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http://boingboing.net/2016/11/24/funny-reivews-pile-up-for-dona.html

"It called Mary a nasty woman, told Joseph to go back where he came from, built a wall around the manger, and then when you press it it sings "I'm Dreaming Of A Totally White Christmas."

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Vimes
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Re: Conclusive proof

Having large amounts of money doesn't necessarily mean that you have good taste.

No, *THIS* is conclusive proof:

http://www.japantimes.co.jp/wp-content/uploads/2016/11/p3-johnston-view-from-osaka-a-20161120.jpg

Ever get the feeling he's trying to overcompensate for something?

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Vimes
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Looks like with a little care somebody could come up with a cut-out design that could be printed out from a colour printer and folded together. It might not be shiny but then the gold content on the real one isn't that high anyway. And make the document freely downloadable.

Oh, and change the caption on the hat to 'Make Donald Drumpf Again' too...

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Merkel calls for balanced approach to data protection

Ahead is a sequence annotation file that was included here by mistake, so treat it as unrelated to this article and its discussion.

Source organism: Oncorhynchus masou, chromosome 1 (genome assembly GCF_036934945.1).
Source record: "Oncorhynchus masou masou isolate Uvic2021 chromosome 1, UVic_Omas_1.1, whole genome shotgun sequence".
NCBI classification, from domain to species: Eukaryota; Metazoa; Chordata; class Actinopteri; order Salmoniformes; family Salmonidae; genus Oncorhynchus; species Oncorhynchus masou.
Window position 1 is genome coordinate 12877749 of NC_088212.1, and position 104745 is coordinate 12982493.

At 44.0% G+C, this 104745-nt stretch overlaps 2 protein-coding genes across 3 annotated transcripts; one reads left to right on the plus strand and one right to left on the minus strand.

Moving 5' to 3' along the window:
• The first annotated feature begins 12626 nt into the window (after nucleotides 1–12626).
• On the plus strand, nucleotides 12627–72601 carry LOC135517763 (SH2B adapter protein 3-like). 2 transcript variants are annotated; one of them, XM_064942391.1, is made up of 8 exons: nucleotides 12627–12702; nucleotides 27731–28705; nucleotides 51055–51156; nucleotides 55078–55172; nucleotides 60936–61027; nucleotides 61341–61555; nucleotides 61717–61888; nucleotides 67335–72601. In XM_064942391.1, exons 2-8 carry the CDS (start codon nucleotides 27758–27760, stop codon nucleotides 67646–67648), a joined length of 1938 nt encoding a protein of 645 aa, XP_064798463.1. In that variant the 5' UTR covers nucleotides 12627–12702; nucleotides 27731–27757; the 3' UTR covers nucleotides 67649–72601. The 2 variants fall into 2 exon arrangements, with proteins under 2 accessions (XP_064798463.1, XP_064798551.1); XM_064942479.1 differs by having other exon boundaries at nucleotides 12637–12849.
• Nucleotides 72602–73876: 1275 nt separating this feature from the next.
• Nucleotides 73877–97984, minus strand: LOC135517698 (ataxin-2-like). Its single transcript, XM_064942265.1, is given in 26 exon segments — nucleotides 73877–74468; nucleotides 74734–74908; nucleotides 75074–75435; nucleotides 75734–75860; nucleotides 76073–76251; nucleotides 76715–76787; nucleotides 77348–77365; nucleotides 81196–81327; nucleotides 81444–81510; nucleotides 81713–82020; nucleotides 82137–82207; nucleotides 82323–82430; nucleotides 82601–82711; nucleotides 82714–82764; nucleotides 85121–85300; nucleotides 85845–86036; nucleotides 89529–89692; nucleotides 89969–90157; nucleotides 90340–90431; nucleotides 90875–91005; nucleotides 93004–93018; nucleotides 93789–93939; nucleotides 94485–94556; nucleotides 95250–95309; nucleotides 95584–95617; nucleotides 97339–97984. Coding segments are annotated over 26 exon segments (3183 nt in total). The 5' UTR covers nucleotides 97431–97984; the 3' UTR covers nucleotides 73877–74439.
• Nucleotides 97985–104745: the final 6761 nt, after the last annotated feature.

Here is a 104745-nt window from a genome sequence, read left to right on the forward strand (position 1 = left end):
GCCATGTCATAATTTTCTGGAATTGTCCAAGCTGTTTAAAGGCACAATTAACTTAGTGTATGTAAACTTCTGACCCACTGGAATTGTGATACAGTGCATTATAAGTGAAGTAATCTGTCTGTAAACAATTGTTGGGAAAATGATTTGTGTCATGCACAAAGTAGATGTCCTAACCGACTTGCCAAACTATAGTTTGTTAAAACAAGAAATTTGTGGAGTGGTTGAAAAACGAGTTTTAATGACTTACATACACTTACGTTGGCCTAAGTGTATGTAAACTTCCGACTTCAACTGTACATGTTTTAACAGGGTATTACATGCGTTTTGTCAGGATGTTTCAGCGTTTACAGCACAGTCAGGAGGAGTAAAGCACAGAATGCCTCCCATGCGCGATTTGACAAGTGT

Vimes
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Big data often benefits big business.

Why should we give a shit about their needs, much less spend any time 'balancing' them with ours?

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TfL to track Tube users in stations by their MAC addresses

Vimes
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...will enable us to provide customers with even better information for journey planning...

If that truly is one of their aims then why have they been busy closing ticket offices, where people could get that information?

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Vimes
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which is expensive, time consuming and limited in detail and reliability

Whereas this still costs money, and is probably just as limited in detail and reliability. 'Time consuming' appears to be the only issue this trial deals with and even that is debatable.

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Vimes
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Even if you take out of the equation the fuzziness of detail of what goes on within a station, doesn't the fact that they won't be tracking everybody reduce the whole thing to a pointless exercise in futility?

Not only will a lot of phones have Wi-Fi switched off but it's entirely possible some people won't even have Wi-Fi enabled devices with them in the first place.

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Ye Bug List